Appeal court rejects yet another Miami River residential project
By Risa Polansky
A third consecutive court decision overruling Miami commissioners' thumbs up to a land-use designation change that would have allowed a large residential development along the Miami River leaves local elected officials two options: follow the city's comprehensive plan to the letter or change it.
Mimicking two August decisions, a panel of judges in the Third District Court of Appeal said Miami leaders ignored the city's plan in approving a small-scale amendment that would have paved the way for Brisas del Rio, a proposed 20-story residential condo, to be built at 1583 NW 24th St.
Developer Homero Meruelo was out of town and unavailable for comment.
The three-judge panel, comprised of two different judges from the first two appeals, did not elaborate on its decision, writing only that it was "compelled" to remain "consistent with our opinions in those (previous) cases."
In reversing in August a land-use designation change that would have allowed two 12-story residential condominiums be built on a 4.3-acre property at 2215 NW 14th St., however, the panel was explicit, noting that such "small-scale" amendments to the city's comprehensive plan "when viewed together as a whole are changing the character of the Miami River waterfront without proper long-range planning or input from appropriate agencies, departments and citizen groups."
The court found that "such piecemeal, haphazard changes are not only ill-advised, they are contrary to the goals and objectives of those who worked together, debated and determined how the Miami River waterfront should be developed."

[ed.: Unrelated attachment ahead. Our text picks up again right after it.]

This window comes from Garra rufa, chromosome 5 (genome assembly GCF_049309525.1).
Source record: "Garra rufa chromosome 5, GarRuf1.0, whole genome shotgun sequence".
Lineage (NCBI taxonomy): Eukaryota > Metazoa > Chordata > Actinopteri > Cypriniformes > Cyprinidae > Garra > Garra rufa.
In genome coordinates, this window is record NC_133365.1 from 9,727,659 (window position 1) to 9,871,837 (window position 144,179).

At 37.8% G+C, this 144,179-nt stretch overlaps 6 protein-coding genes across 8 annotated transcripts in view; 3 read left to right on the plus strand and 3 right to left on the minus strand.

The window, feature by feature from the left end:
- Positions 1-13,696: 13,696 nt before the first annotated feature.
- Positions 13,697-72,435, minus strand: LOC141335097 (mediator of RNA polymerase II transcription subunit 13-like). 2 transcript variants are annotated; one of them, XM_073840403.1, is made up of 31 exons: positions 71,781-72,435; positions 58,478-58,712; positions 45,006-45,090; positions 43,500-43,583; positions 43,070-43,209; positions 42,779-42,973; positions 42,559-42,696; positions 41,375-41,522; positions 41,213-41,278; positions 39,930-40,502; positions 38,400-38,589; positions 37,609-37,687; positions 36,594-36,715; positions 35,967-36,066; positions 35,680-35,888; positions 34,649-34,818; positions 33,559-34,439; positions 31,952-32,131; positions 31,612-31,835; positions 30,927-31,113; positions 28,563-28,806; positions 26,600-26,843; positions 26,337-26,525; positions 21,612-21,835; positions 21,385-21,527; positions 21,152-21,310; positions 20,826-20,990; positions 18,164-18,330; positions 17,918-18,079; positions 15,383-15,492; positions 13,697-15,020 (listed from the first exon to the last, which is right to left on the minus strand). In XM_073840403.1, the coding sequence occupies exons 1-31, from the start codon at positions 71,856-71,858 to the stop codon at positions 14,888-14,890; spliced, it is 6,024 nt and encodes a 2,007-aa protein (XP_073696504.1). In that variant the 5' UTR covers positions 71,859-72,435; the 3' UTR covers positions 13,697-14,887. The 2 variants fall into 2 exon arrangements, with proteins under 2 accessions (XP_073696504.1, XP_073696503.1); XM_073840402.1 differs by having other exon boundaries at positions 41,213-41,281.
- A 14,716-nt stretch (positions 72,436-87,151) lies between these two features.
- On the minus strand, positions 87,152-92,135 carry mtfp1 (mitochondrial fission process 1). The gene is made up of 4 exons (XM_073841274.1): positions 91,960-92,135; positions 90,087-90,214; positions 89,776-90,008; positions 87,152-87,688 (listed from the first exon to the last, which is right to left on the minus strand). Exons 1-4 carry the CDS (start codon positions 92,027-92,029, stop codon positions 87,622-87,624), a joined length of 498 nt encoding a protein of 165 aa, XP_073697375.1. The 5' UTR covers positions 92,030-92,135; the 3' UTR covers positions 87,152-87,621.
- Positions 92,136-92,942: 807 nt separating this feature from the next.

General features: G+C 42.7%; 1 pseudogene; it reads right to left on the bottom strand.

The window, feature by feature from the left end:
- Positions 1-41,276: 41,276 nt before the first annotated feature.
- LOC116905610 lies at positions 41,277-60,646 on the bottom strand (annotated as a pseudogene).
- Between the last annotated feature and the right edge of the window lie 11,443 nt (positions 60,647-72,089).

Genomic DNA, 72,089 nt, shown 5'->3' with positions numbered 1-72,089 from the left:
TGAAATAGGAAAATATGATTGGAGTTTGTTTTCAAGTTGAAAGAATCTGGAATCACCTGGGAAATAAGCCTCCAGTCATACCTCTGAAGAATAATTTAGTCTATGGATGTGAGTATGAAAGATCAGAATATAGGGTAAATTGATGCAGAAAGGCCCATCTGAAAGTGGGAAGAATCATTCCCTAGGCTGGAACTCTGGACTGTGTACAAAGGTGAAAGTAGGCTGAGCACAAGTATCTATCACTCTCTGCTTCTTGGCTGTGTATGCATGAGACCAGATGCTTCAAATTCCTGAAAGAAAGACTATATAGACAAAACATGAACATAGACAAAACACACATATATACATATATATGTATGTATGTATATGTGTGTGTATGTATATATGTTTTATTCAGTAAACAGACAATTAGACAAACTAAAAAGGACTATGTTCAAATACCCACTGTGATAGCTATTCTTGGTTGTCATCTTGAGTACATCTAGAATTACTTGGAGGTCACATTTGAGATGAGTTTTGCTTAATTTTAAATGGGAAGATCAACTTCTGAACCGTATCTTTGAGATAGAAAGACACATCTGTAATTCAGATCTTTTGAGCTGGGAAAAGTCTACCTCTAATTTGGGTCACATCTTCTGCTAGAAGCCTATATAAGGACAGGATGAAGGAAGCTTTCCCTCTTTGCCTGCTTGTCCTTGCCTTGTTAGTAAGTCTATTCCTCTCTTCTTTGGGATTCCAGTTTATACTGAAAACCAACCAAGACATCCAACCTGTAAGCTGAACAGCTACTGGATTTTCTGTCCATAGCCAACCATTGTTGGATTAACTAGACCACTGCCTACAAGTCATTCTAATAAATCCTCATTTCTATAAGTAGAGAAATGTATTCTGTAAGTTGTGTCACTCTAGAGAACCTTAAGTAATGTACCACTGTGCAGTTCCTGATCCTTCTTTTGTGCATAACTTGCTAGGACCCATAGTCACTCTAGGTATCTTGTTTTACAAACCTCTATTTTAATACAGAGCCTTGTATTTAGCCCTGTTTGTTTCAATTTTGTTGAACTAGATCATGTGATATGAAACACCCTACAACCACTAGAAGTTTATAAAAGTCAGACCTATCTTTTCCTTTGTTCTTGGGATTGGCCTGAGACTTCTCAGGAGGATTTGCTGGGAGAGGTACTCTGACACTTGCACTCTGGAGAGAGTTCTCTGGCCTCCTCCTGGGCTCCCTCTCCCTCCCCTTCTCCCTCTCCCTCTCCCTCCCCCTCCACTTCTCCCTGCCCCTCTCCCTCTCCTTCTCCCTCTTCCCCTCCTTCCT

Because the judges for the third time concurred with such sentiments, "right now, what it means is that the application of the elements of the comprehensive plan will be very rigidly applied," said Maria Chiaro, the city attorney's land-use division chief. However, the decisions "do not in any way impact the ability of the government to clarify or change its river element of the comprehensive plan."
The plan as is calls for, among other measures, the city "help protect the Port of Miami River from encroachment by non water-dependent or water-related land uses, and shall regulate its expansion and redevelopment in coordination with the city's applicable coastal management and conservation plans and policies."
However, it also says the city "will continue to promote development of new, high quality, dense urban neighborhoods along the Miami River."
Following the decision in August, Commissioner Tomás Regalado said, "I don't think we should change the comprehensive plan. I think that what this shows is that the river's future is to have a working river, a river for entities to do business."
Commissioner Marc Sarnoff agreed "We need to always have a working river in the city of Miami."
Still, the court rulings reflect a larger issue, Ms. Chiaro said.
In the decisions, the "court appeared to be substituting its opinions for the governing body's," she said.
The city has requested a rehearing on the first two cases by the full panel of appeals court judges, as only three of 11 weighed in on the reversals, and plans to do the same for this one.
If the rehearings are not granted, she said, the city has asked the appeals court to recommend the cases to the Florida Supreme Court.
The three-judge panel also asked that the Brisas del Rio case return to the lower court that originally upheld the city's decision before the Durham Park Neighborhood Association, the Miami River Marine Group and Captain Herbert Payne appealed it.
While "it means we're going to have to go back to court," said Fran Bohnsack, executive director of the marine group, "This is good for us. It makes our position more and more airtight. My hope is that we can stop this confrontational litigation way of finding solutions to problems and work together" with the city.